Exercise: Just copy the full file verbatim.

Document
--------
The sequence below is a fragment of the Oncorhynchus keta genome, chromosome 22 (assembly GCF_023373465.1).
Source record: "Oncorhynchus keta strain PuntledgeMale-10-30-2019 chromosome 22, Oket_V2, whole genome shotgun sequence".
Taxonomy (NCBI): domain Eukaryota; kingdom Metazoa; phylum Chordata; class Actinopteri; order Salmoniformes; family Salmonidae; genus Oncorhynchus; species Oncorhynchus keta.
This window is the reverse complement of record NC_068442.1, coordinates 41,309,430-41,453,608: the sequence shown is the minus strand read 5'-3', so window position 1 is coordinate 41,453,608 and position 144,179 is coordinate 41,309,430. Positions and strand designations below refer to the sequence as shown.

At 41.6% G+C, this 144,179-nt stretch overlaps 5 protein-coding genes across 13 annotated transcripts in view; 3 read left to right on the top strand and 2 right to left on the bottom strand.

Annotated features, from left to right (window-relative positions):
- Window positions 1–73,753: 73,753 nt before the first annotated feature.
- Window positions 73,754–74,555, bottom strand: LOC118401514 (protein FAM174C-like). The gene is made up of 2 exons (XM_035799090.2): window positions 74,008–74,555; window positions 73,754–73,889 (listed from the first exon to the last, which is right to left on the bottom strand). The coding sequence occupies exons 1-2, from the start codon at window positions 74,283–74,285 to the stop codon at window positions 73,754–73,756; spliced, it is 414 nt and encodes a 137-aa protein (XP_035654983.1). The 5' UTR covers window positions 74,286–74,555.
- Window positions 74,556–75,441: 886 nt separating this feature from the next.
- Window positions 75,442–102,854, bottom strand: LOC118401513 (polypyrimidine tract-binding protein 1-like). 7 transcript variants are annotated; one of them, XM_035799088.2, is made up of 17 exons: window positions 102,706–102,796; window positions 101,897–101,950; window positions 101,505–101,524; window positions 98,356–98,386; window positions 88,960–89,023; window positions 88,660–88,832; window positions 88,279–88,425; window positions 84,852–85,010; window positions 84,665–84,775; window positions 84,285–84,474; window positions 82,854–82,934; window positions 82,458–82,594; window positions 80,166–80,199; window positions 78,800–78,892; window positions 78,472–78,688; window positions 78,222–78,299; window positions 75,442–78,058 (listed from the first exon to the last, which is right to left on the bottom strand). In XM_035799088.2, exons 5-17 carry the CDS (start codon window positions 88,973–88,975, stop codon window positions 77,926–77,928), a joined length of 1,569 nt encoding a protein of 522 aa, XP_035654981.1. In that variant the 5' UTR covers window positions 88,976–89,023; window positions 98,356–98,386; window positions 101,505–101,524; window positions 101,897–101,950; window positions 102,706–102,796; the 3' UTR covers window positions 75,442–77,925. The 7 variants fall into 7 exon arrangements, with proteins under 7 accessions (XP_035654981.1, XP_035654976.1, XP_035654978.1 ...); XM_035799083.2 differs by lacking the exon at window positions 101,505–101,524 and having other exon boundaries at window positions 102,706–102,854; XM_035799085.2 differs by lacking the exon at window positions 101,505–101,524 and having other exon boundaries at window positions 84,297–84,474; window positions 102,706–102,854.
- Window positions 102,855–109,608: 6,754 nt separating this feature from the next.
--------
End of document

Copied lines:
The sequence below is a fragment of the Oncorhynchus keta genome, chromosome 22 (assembly GCF_023373465.1).
Source record: "Oncorhynchus keta strain PuntledgeMale-10-30-2019 chromosome 22, Oket_V2, whole genome shotgun sequence".
Taxonomy (NCBI): domain Eukaryota; kingdom Metazoa; phylum Chordata; class Actinopteri; order Salmoniformes; family Salmonidae; genus Oncorhynchus; species Oncorhynchus keta.
This window is the reverse complement of record NC_068442.1, coordinates 41,309,430-41,453,608: the sequence shown is the minus strand read 5'-3', so window position 1 is coordinate 41,453,608 and position 144,179 is coordinate 41,309,430. Positions and strand designations below refer to the sequence as shown.

At 41.6% G+C, this 144,179-nt stretch overlaps 5 protein-coding genes across 13 annotated transcripts in view; 3 read left to right on the top strand and 2 right to left on the bottom strand.

Annotated features, from left to right (window-relative positions):
- Window positions 1–73,753: 73,753 nt before the first annotated feature.
- Window positions 73,754–74,555, bottom strand: LOC118401514 (protein FAM174C-like). The gene is made up of 2 exons (XM_035799090.2): window positions 74,008–74,555; window positions 73,754–73,889 (listed from the first exon to the last, which is right to left on the bottom strand). The coding sequence occupies exons 1-2, from the start codon at window positions 74,283–74,285 to the stop codon at window positions 73,754–73,756; spliced, it is 414 nt and encodes a 137-aa protein (XP_035654983.1). The 5' UTR covers window positions 74,286–74,555.
- Window positions 74,556–75,441: 886 nt separating this feature from the next.
- Window positions 75,442–102,854, bottom strand: LOC118401513 (polypyrimidine tract-binding protein 1-like). 7 transcript variants are annotated; one of them, XM_035799088.2, is made up of 17 exons: window positions 102,706–102,796; window positions 101,897–101,950; window positions 101,505–101,524; window positions 98,356–98,386; window positions 88,960–89,023; window positions 88,660–88,832; window positions 88,279–88,425; window positions 84,852–85,010; window positions 84,665–84,775; window positions 84,285–84,474; window positions 82,854–82,934; window positions 82,458–82,594; window positions 80,166–80,199; window positions 78,800–78,892; window positions 78,472–78,688; window positions 78,222–78,299; window positions 75,442–78,058 (listed from the first exon to the last, which is right to left on the bottom strand). In XM_035799088.2, exons 5-17 carry the CDS (start codon window positions 88,973–88,975, stop codon window positions 77,926–77,928), a joined length of 1,569 nt encoding a protein of 522 aa, XP_035654981.1. In that variant the 5' UTR covers window positions 88,976–89,023; window positions 98,356–98,386; window positions 101,505–101,524; window positions 101,897–101,950; window positions 102,706–102,796; the 3' UTR covers window positions 75,442–77,925. The 7 variants fall into 7 exon arrangements, with proteins under 7 accessions (XP_035654981.1, XP_035654976.1, XP_035654978.1 ...); XM_035799083.2 differs by lacking the exon at window positions 101,505–101,524 and having other exon boundaries at window positions 102,706–102,854; XM_035799085.2 differs by lacking the exon at window positions 101,505–101,524 and having other exon boundaries at window positions 84,297–84,474; window positions 102,706–102,854.
- Window positions 102,855–109,608: 6,754 nt separating this feature from the next.